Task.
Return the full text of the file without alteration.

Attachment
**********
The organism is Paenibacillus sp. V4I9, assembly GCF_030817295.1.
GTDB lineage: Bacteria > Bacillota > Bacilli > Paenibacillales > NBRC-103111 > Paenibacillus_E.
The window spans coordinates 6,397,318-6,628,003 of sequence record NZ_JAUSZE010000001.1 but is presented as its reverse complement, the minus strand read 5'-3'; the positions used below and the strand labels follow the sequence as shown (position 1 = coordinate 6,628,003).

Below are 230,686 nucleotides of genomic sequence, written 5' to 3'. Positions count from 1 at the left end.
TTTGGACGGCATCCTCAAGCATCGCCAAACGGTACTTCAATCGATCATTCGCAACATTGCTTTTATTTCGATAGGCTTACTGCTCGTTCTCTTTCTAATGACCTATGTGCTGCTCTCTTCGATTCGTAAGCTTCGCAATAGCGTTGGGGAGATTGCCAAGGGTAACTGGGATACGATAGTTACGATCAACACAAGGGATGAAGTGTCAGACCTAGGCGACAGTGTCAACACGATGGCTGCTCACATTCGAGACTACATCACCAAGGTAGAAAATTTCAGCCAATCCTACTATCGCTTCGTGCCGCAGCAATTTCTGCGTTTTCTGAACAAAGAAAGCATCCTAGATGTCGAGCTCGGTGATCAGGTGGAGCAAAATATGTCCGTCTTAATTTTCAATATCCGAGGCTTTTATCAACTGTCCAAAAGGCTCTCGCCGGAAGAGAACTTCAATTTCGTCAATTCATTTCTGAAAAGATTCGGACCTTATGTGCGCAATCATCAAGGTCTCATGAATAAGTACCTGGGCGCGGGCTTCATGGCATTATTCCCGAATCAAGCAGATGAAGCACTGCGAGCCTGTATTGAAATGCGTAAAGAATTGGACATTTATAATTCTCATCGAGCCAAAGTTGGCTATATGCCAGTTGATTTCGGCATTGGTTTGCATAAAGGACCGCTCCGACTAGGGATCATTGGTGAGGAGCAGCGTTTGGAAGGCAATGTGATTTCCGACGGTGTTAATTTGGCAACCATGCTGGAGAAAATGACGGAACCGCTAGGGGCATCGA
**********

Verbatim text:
The organism is Paenibacillus sp. V4I9, assembly GCF_030817295.1.
GTDB lineage: Bacteria > Bacillota > Bacilli > Paenibacillales > NBRC-103111 > Paenibacillus_E.
The window spans coordinates 6,397,318-6,628,003 of sequence record NZ_JAUSZE010000001.1 but is presented as its reverse complement, the minus strand read 5'-3'; the positions used below and the strand labels follow the sequence as shown (position 1 = coordinate 6,628,003).

Below are 230,686 nucleotides of genomic sequence, written 5' to 3'. Positions count from 1 at the left end.
TTTGGACGGCATCCTCAAGCATCGCCAAACGGTACTTCAATCGATCATTCGCAACATTGCTTTTATTTCGATAGGCTTACTGCTCGTTCTCTTTCTAATGACCTATGTGCTGCTCTCTTCGATTCGTAAGCTTCGCAATAGCGTTGGGGAGATTGCCAAGGGTAACTGGGATACGATAGTTACGATCAACACAAGGGATGAAGTGTCAGACCTAGGCGACAGTGTCAACACGATGGCTGCTCACATTCGAGACTACATCACCAAGGTAGAAAATTTCAGCCAATCCTACTATCGCTTCGTGCCGCAGCAATTTCTGCGTTTTCTGAACAAAGAAAGCATCCTAGATGTCGAGCTCGGTGATCAGGTGGAGCAAAATATGTCCGTCTTAATTTTCAATATCCGAGGCTTTTATCAACTGTCCAAAAGGCTCTCGCCGGAAGAGAACTTCAATTTCGTCAATTCATTTCTGAAAAGATTCGGACCTTATGTGCGCAATCATCAAGGTCTCATGAATAAGTACCTGGGCGCGGGCTTCATGGCATTATTCCCGAATCAAGCAGATGAAGCACTGCGAGCCTGTATTGAAATGCGTAAAGAATTGGACATTTATAATTCTCATCGAGCCAAAGTTGGCTATATGCCAGTTGATTTCGGCATTGGTTTGCATAAAGGACCGCTCCGACTAGGGATCATTGGTGAGGAGCAGCGTTTGGAAGGCAATGTGATTTCCGACGGTGTTAATTTGGCAACCATGCTGGAGAAAATGACGGAACCGCTAGGGGCATCGA